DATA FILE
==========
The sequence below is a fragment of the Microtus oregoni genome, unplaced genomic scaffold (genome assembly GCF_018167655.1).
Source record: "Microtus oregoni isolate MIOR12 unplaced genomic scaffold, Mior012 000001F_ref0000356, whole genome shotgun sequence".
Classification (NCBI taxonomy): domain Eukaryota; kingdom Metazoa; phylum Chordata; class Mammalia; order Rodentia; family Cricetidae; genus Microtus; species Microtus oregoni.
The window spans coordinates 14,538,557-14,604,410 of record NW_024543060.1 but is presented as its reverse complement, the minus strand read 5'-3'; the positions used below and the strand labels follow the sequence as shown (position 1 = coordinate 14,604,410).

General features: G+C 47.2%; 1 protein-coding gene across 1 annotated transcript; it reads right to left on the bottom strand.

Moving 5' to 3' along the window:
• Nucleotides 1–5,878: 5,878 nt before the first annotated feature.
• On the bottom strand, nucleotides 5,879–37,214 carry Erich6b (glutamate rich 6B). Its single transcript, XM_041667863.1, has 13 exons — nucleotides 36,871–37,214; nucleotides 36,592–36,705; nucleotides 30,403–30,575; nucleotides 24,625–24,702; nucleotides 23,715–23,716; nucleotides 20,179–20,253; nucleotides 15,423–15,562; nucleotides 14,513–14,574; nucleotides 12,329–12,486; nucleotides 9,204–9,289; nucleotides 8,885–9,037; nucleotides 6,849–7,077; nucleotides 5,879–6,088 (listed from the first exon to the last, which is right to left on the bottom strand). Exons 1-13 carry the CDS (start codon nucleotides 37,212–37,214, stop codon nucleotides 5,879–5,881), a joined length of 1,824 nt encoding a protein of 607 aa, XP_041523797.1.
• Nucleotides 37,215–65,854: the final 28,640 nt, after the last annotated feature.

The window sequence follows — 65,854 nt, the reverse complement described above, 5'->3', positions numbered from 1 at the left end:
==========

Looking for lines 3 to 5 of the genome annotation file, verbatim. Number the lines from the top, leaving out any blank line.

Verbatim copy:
Classification (NCBI taxonomy): domain Eukaryota; kingdom Metazoa; phylum Chordata; class Mammalia; order Rodentia; family Cricetidae; genus Microtus; species Microtus oregoni.
The window spans coordinates 14,538,557-14,604,410 of record NW_024543060.1 but is presented as its reverse complement, the minus strand read 5'-3'; the positions used below and the strand labels follow the sequence as shown (position 1 = coordinate 14,604,410).

General features: G+C 47.2%; 1 protein-coding gene across 1 annotated transcript; it reads right to left on the bottom strand.